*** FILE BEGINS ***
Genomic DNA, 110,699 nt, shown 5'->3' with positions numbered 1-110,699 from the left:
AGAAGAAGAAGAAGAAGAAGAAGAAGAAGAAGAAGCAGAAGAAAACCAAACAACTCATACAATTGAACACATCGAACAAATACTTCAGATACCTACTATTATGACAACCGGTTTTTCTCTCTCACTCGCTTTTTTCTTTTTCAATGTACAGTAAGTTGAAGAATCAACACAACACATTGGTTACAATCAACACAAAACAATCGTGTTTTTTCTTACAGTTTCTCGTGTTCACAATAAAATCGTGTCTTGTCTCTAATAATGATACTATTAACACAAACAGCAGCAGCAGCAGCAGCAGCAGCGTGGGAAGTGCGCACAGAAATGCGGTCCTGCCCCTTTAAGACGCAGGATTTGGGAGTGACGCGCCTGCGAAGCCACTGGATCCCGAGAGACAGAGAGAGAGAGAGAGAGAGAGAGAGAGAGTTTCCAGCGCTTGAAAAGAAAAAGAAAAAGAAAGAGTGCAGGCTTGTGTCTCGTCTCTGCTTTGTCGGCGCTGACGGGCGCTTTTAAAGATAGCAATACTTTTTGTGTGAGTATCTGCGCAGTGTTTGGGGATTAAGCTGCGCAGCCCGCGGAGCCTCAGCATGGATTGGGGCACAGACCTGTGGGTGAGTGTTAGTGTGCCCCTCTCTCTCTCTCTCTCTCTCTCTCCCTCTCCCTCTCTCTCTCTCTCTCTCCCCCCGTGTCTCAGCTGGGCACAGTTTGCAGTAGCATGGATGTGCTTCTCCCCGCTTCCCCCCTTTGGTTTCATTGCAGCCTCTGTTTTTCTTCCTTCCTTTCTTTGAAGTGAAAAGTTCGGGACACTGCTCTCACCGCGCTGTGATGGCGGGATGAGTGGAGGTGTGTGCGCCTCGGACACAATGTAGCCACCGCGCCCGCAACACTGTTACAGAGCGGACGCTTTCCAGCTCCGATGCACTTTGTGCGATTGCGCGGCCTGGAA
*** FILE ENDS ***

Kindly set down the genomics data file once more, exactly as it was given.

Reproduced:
Genomic DNA, 110,699 nt, shown 5'->3' with positions numbered 1-110,699 from the left:
AGAAGAAGAAGAAGAAGAAGAAGAAGAAGAAGAAGCAGAAGAAAACCAAACAACTCATACAATTGAACACATCGAACAAATACTTCAGATACCTACTATTATGACAACCGGTTTTTCTCTCTCACTCGCTTTTTTCTTTTTCAATGTACAGTAAGTTGAAGAATCAACACAACACATTGGTTACAATCAACACAAAACAATCGTGTTTTTTCTTACAGTTTCTCGTGTTCACAATAAAATCGTGTCTTGTCTCTAATAATGATACTATTAACACAAACAGCAGCAGCAGCAGCAGCAGCAGCGTGGGAAGTGCGCACAGAAATGCGGTCCTGCCCCTTTAAGACGCAGGATTTGGGAGTGACGCGCCTGCGAAGCCACTGGATCCCGAGAGACAGAGAGAGAGAGAGAGAGAGAGAGAGAGAGTTTCCAGCGCTTGAAAAGAAAAAGAAAAAGAAAGAGTGCAGGCTTGTGTCTCGTCTCTGCTTTGTCGGCGCTGACGGGCGCTTTTAAAGATAGCAATACTTTTTGTGTGAGTATCTGCGCAGTGTTTGGGGATTAAGCTGCGCAGCCCGCGGAGCCTCAGCATGGATTGGGGCACAGACCTGTGGGTGAGTGTTAGTGTGCCCCTCTCTCTCTCTCTCTCTCTCTCTCCCTCTCCCTCTCTCTCTCTCTCTCTCCCCCCGTGTCTCAGCTGGGCACAGTTTGCAGTAGCATGGATGTGCTTCTCCCCGCTTCCCCCCTTTGGTTTCATTGCAGCCTCTGTTTTTCTTCCTTCCTTTCTTTGAAGTGAAAAGTTCGGGACACTGCTCTCACCGCGCTGTGATGGCGGGATGAGTGGAGGTGTGTGCGCCTCGGACACAATGTAGCCACCGCGCCCGCAACACTGTTACAGAGCGGACGCTTTCCAGCTCCGATGCACTTTGTGCGATTGCGCGGCCTGGAA